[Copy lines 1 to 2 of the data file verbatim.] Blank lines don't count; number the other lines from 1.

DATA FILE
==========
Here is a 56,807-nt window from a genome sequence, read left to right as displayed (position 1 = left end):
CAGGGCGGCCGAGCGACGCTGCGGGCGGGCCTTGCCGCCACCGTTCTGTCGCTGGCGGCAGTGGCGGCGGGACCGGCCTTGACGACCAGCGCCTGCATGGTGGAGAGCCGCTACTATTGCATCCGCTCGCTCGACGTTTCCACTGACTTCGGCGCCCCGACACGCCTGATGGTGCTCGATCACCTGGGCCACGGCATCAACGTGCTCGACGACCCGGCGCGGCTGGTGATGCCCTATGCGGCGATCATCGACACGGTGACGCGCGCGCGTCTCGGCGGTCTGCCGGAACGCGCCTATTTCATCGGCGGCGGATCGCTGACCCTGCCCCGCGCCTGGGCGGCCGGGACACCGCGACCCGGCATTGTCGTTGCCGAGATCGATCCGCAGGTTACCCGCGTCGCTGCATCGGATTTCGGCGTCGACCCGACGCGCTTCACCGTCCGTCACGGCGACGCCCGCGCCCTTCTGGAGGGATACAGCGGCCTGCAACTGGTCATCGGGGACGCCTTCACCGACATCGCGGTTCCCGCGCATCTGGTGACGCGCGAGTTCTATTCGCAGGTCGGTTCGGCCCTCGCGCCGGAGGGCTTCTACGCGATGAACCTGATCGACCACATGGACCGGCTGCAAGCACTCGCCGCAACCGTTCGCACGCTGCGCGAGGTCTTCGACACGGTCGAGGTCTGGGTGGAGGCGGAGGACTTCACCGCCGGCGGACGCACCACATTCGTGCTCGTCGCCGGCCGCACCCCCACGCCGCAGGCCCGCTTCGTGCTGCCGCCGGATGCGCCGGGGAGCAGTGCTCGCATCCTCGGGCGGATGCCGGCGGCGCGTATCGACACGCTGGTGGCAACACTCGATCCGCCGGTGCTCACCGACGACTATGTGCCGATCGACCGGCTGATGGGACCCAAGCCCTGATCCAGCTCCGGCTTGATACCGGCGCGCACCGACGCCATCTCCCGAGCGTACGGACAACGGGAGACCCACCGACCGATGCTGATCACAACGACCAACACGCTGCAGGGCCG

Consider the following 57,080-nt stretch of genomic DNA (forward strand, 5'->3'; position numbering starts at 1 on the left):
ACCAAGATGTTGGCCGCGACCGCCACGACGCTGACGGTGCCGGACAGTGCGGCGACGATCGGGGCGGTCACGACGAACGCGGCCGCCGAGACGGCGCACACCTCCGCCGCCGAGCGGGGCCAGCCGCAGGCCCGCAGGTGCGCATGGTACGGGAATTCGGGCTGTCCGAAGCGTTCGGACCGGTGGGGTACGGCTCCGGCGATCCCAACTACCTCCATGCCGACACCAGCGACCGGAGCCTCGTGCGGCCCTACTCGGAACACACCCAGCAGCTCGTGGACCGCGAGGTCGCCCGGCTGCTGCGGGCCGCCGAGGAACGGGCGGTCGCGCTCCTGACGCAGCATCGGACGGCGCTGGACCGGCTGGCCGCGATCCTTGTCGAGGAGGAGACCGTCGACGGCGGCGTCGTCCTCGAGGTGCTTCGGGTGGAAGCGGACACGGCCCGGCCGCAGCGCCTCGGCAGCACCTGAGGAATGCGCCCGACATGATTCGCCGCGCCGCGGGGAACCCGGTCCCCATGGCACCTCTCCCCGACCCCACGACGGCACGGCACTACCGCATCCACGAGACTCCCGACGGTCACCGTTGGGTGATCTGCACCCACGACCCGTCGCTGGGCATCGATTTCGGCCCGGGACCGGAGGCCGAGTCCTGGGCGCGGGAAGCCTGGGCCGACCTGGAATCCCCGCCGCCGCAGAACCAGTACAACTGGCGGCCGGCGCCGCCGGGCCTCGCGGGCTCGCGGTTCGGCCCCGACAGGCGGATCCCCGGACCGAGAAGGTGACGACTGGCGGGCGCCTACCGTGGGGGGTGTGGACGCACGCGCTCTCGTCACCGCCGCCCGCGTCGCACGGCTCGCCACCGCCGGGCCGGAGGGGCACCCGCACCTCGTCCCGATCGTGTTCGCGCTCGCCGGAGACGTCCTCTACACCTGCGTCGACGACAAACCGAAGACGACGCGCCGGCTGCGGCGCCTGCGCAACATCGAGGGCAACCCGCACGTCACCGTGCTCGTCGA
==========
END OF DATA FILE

Here is a 56,807-nt window from a genome sequence, read left to right as displayed (position 1 = left end):
CAGGGCGGCCGAGCGACGCTGCGGGCGGGCCTTGCCGCCACCGTTCTGTCGCTGGCGGCAGTGGCGGCGGGACCGGCCTTGACGACCAGCGCCTGCATGGTGGAGAGCCGCTACTATTGCATCCGCTCGCTCGACGTTTCCACTGACTTCGGCGCCCCGACACGCCTGATGGTGCTCGATCACCTGGGCCACGGCATCAACGTGCTCGACGACCCGGCGCGGCTGGTGATGCCCTATGCGGCGATCATCGACACGGTGACGCGCGCGCGTCTCGGCGGTCTGCCGGAACGCGCCTATTTCATCGGCGGCGGATCGCTGACCCTGCCCCGCGCCTGGGCGGCCGGGACACCGCGACCCGGCATTGTCGTTGCCGAGATCGATCCGCAGGTTACCCGCGTCGCTGCATCGGATTTCGGCGTCGACCCGACGCGCTTCACCGTCCGTCACGGCGACGCCCGCGCCCTTCTGGAGGGATACAGCGGCCTGCAACTGGTCATCGGGGACGCCTTCACCGACATCGCGGTTCCCGCGCATCTGGTGACGCGCGAGTTCTATTCGCAGGTCGGTTCGGCCCTCGCGCCGGAGGGCTTCTACGCGATGAACCTGATCGACCACATGGACCGGCTGCAAGCACTCGCCGCAACCGTTCGCACGCTGCGCGAGGTCTTCGACACGGTCGAGGTCTGGGTGGAGGCGGAGGACTTCACCGCCGGCGGACGCACCACATTCGTGCTCGTCGCCGGCCGCACCCCCACGCCGCAGGCCCGCTTCGTGCTGCCGCCGGATGCGCCGGGGAGCAGTGCTCGCATCCTCGGGCGGATGCCGGCGGCGCGTATCGACACGCTGGTGGCAACACTCGATCCGCCGGTGCTCACCGACGACTATGTGCCGATCGACCGGCTGATGGGACCCAAGCCCTGATCCAGCTCCGGCTTGATACCGGCGCGCACCGACGCCATCTCCCGAGCGTACGGACAACGGGAGACCCACCGACCGATGCTGATCACAACGACCAACACGCTGCAGGGCCG